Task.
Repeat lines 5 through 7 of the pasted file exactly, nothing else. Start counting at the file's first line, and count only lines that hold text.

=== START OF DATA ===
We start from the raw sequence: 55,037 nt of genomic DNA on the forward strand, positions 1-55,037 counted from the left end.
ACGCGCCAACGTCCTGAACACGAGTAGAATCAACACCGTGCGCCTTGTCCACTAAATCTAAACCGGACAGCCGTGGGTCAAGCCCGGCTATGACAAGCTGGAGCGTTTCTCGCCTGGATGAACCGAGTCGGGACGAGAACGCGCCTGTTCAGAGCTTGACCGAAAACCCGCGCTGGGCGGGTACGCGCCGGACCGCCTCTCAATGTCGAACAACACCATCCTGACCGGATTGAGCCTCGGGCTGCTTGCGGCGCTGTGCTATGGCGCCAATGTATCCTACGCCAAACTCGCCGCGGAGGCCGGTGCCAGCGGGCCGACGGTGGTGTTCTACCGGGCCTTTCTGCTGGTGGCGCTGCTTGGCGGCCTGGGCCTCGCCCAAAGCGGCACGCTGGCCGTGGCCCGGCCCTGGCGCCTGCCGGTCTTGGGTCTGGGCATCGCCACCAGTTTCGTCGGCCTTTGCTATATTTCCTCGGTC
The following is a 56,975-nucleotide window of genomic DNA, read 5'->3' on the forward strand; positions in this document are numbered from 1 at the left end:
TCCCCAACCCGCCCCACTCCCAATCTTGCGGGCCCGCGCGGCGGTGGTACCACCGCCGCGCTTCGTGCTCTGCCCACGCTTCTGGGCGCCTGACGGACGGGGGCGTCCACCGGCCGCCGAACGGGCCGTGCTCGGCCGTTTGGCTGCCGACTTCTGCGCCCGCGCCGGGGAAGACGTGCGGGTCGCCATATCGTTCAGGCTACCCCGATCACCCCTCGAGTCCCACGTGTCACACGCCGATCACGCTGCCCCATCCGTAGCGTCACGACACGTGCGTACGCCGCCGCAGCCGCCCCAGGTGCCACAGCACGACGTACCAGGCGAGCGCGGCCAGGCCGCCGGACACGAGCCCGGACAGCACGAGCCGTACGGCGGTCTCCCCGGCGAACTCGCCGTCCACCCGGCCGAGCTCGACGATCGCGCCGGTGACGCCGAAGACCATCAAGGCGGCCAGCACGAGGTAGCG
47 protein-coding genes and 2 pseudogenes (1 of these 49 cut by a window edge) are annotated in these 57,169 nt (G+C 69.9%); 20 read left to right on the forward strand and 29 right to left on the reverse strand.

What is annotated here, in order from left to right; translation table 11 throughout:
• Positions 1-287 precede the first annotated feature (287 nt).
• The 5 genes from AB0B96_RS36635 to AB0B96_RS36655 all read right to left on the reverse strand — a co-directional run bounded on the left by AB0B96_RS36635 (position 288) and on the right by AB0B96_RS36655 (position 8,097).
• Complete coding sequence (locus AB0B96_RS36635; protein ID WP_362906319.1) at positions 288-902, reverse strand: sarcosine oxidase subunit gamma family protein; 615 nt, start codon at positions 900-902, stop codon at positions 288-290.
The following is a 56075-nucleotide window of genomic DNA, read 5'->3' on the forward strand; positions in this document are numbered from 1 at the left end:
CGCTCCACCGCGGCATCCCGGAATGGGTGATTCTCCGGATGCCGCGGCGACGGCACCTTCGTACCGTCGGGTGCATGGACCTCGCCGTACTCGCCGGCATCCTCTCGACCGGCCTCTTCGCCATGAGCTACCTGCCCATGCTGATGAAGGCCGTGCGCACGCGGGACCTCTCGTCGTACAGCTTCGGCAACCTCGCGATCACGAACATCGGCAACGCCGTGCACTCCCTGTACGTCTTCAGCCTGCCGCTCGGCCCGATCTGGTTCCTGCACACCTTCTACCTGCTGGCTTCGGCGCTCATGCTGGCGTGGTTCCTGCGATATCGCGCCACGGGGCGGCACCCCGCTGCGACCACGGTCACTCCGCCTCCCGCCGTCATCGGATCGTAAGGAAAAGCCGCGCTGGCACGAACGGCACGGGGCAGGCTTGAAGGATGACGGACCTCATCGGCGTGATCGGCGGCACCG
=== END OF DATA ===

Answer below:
47 protein-coding genes and 2 pseudogenes (1 of these 49 cut by a window edge) are annotated in these 57,169 nt (G+C 69.9%); 20 read left to right on the forward strand and 29 right to left on the reverse strand.

What is annotated here, in order from left to right; translation table 11 throughout:
• Positions 1-287 precede the first annotated feature (287 nt).